“(Head athletic trainer) Reggie Scott put me up for the award, which was a great honor,” Miller said. “To get noticed, and to get some attention for that, that was cool. I knew I was doing the right thing.”
Since 1984, the Ed Block Courage Foundation has honored one player from each team with the award. It is given to the player who best exemplifies inspiration, sportsmanship and courage, as voted on by teammates. But it is not solely about gaining accolades. As with many foundations, the real satisfaction comes in giving back.
The foundation developed a network of “Courage Houses” that are currently present in 20 NFL cities. Recipients of the award are strongly encouraged to get involved in the program. Since receiving his award, Miller has made the program a priority.
“The most important thing is to get down there and hang out with the kids,” Miller said. “The experience I had in Baltimore at the Courage House was amazing. The kids want nothing from you but time. They want to color with you, play football with you, just be around other people. “
St. Louis has its own Courage House, known as “Our Little Haven.” As with all Courage Houses, the goal of Our Little Haven is to help prevent child abuse and assist with the treatment of abused or neglected children.
“We like to say we’re caring for children mind, body and soul,” Scott Hummel, executive director at Our Little Haven said. “And we really work with the youngest victims in the sense that we can fix their issues earlier on, allowing them to have a strong future. It’s about resolving issues stemming from abuse and neglect. We work to get these kids happy and healthy.”
Hummel and his wife, Kathleen Hummel, founded Our Little Haven in 1993. Today, the organization serves over 400 kids each year through six different programs.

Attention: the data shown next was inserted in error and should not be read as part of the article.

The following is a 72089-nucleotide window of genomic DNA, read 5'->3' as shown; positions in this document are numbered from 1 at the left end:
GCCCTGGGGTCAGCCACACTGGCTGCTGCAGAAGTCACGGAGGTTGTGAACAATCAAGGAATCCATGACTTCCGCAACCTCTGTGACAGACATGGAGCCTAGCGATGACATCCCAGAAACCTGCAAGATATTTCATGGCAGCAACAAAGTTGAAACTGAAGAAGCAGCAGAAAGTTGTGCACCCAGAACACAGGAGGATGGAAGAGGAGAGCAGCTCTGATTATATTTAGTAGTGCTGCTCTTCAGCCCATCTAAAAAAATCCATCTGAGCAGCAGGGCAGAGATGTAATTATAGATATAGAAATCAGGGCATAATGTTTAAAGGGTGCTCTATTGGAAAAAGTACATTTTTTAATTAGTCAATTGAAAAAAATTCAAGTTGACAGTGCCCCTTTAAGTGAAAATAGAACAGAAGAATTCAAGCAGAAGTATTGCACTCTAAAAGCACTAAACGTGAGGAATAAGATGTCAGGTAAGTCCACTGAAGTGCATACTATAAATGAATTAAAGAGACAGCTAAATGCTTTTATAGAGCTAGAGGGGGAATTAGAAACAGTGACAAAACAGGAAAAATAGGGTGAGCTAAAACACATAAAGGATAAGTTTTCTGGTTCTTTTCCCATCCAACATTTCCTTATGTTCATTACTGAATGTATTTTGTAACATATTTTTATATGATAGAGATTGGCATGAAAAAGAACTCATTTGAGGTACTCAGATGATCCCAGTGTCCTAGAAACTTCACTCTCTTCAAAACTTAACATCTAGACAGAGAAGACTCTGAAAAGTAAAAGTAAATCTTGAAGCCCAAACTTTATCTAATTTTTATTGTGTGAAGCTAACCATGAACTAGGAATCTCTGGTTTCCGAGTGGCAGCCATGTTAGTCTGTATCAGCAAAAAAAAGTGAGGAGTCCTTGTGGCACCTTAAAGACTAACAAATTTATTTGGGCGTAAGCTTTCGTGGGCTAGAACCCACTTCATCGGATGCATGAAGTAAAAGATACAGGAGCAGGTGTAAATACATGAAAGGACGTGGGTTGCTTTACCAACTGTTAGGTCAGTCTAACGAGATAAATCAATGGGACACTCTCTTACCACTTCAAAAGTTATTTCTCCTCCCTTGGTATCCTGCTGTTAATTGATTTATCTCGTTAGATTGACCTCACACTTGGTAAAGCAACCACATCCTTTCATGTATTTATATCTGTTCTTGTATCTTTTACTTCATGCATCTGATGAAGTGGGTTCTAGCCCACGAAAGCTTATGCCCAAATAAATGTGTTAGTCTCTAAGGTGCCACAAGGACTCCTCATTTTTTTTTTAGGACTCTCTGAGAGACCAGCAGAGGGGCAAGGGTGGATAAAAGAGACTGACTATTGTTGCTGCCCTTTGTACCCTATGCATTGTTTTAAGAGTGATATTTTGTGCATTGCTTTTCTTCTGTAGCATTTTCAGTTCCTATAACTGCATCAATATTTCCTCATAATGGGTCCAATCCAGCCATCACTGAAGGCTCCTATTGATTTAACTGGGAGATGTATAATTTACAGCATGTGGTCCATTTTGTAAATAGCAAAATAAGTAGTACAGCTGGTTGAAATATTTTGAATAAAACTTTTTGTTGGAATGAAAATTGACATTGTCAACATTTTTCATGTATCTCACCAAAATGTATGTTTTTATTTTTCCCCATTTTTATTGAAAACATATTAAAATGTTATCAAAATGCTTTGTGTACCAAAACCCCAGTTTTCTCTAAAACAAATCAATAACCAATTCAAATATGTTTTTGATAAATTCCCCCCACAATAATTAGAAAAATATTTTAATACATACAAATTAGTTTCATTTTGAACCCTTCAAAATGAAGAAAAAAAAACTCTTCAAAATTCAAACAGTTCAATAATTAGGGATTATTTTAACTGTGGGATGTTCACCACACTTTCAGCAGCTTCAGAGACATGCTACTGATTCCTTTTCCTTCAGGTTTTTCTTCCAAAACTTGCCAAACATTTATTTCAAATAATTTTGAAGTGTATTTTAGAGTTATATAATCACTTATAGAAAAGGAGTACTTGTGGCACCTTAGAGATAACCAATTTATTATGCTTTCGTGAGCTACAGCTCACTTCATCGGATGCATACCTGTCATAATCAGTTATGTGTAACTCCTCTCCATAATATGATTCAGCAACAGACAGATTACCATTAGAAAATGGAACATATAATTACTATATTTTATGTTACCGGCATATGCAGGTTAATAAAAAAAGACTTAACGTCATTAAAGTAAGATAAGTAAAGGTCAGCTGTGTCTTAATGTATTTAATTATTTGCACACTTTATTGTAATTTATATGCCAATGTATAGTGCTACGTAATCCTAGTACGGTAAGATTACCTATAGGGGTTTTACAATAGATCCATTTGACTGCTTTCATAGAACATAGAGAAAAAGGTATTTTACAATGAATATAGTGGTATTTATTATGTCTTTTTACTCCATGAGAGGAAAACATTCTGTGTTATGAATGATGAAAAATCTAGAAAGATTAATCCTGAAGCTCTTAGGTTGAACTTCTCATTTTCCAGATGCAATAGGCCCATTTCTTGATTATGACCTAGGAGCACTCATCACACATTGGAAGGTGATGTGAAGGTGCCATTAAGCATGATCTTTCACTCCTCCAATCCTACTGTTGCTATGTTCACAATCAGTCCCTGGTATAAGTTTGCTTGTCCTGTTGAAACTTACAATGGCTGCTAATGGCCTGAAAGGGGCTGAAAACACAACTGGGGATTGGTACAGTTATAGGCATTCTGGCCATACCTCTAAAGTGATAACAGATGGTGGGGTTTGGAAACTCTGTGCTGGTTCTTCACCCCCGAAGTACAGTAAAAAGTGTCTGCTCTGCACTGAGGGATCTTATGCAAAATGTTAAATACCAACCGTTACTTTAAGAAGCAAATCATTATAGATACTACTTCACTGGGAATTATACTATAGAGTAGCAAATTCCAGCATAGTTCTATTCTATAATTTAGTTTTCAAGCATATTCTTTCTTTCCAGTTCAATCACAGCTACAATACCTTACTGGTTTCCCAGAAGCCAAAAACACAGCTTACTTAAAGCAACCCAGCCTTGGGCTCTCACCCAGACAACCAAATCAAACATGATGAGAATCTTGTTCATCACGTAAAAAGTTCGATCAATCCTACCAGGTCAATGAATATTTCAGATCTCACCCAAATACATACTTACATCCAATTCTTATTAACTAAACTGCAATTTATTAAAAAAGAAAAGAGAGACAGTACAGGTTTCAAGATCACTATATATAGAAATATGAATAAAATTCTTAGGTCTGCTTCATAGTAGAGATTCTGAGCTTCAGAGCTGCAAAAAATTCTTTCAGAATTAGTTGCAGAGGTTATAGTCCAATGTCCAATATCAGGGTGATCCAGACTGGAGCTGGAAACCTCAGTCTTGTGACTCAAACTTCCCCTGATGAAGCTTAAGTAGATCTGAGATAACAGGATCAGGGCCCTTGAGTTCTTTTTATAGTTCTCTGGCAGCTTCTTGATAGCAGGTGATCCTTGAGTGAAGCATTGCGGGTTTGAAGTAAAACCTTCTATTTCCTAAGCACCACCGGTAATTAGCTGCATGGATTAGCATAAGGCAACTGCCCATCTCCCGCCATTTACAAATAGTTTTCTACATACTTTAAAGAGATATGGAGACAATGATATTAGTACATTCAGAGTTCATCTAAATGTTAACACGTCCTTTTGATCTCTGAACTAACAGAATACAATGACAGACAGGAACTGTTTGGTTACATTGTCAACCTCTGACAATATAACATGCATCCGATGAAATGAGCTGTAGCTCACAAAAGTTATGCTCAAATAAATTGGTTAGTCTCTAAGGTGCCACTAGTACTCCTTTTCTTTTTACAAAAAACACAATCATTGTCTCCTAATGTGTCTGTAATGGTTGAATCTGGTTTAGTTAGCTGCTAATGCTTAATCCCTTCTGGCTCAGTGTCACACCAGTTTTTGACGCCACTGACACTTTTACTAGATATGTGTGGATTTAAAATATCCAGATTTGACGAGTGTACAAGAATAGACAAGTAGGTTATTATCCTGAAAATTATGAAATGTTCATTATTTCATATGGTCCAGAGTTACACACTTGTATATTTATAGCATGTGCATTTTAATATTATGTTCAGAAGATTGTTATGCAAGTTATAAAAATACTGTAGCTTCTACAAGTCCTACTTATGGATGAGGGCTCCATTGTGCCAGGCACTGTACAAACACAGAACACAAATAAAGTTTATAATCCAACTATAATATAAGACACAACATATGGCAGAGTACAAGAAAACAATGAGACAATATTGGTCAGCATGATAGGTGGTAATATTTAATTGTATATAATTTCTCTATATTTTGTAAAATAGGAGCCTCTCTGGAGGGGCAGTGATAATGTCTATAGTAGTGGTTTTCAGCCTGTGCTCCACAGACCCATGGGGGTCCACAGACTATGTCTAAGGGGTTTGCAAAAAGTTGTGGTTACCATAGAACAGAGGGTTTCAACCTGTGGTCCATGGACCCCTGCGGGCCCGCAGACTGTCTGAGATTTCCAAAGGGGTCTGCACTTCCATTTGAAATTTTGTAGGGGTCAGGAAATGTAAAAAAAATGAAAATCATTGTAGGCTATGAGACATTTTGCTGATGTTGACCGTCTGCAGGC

On Wednesday, Miller promoted his partnership with Our Little Haven during a “Chubby vs. Skinny Punt, Pass and Kick Competition” with Fox 2 host Tim Ezell. Miller and Ezell donned shirts from the former’s “Chubby Domination” line.
Miller teamed with DPCTED Apparel to produce the shirts, which contain various phrases championing stockier body types. Despite his dedication to fitness, Miller said he has always had a stockier frame. He told a story of how one year in college he was determined to trim down, and lost 30 pounds in the process. While his efforts resulted in a slimmer and healthier body, he was still unable to produce the elusive six-pack.
Abs or no abs, Miller produced the shirts with Our Little Haven in mind. A percentage of the proceeds from shirts sold are donated to Our Little Haven.
“Once (DPCTED) figured out we were going for charity, it was a no-brainer,” Miller said. “They offered to have proceeds from their other lines give back as well. We’re going to see how things are looking in about three months, and then I’m going to try and get a few guys in our locker room, including myself, to match whatever it is we made from the shirts, and make sure Our Little Haven is taken care of.”
The partnership is one that Hummel and his staff very much appreciate.
“Having a community leader like the Rams involved with Our Little Haven and allowing us the opportunity to invite people to participate through the team is just invaluable,” Hummel said. “We couldn’t even put a figure to it, per se. Just the relationship and the community aspect allowing us to piggyback on the Rams’ reputation is pretty cool.”